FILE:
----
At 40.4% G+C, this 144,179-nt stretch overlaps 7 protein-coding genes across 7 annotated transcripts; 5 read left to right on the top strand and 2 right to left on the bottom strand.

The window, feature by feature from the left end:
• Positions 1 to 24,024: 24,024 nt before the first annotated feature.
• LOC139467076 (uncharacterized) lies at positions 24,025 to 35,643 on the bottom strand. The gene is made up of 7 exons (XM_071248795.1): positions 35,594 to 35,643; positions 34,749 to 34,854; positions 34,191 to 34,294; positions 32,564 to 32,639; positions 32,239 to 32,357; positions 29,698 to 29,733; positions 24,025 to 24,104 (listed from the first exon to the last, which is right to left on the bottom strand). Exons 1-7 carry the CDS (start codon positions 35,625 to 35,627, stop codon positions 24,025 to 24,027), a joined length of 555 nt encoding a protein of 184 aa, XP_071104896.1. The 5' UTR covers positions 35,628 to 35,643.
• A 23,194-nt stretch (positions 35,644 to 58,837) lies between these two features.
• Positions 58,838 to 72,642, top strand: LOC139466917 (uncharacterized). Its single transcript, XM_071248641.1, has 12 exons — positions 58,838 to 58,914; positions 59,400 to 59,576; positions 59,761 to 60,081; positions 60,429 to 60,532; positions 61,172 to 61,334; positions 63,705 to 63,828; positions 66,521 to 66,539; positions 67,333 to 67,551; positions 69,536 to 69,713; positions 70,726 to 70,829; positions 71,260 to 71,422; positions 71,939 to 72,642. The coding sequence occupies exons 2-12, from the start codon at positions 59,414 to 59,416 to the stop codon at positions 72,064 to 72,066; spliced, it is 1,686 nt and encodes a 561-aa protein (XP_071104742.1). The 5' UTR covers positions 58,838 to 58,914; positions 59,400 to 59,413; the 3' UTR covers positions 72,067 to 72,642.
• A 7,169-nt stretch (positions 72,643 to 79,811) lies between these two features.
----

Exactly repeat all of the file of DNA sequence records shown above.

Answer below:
At 40.4% G+C, this 144,179-nt stretch overlaps 7 protein-coding genes across 7 annotated transcripts; 5 read left to right on the top strand and 2 right to left on the bottom strand.

The window, feature by feature from the left end:
• Positions 1 to 24,024: 24,024 nt before the first annotated feature.
• LOC139467076 (uncharacterized) lies at positions 24,025 to 35,643 on the bottom strand. The gene is made up of 7 exons (XM_071248795.1): positions 35,594 to 35,643; positions 34,749 to 34,854; positions 34,191 to 34,294; positions 32,564 to 32,639; positions 32,239 to 32,357; positions 29,698 to 29,733; positions 24,025 to 24,104 (listed from the first exon to the last, which is right to left on the bottom strand). Exons 1-7 carry the CDS (start codon positions 35,625 to 35,627, stop codon positions 24,025 to 24,027), a joined length of 555 nt encoding a protein of 184 aa, XP_071104896.1. The 5' UTR covers positions 35,628 to 35,643.
• A 23,194-nt stretch (positions 35,644 to 58,837) lies between these two features.
• Positions 58,838 to 72,642, top strand: LOC139466917 (uncharacterized). Its single transcript, XM_071248641.1, has 12 exons — positions 58,838 to 58,914; positions 59,400 to 59,576; positions 59,761 to 60,081; positions 60,429 to 60,532; positions 61,172 to 61,334; positions 63,705 to 63,828; positions 66,521 to 66,539; positions 67,333 to 67,551; positions 69,536 to 69,713; positions 70,726 to 70,829; positions 71,260 to 71,422; positions 71,939 to 72,642. The coding sequence occupies exons 2-12, from the start codon at positions 59,414 to 59,416 to the stop codon at positions 72,064 to 72,066; spliced, it is 1,686 nt and encodes a 561-aa protein (XP_071104742.1). The 5' UTR covers positions 58,838 to 58,914; positions 59,400 to 59,413; the 3' UTR covers positions 72,067 to 72,642.
• A 7,169-nt stretch (positions 72,643 to 79,811) lies between these two features.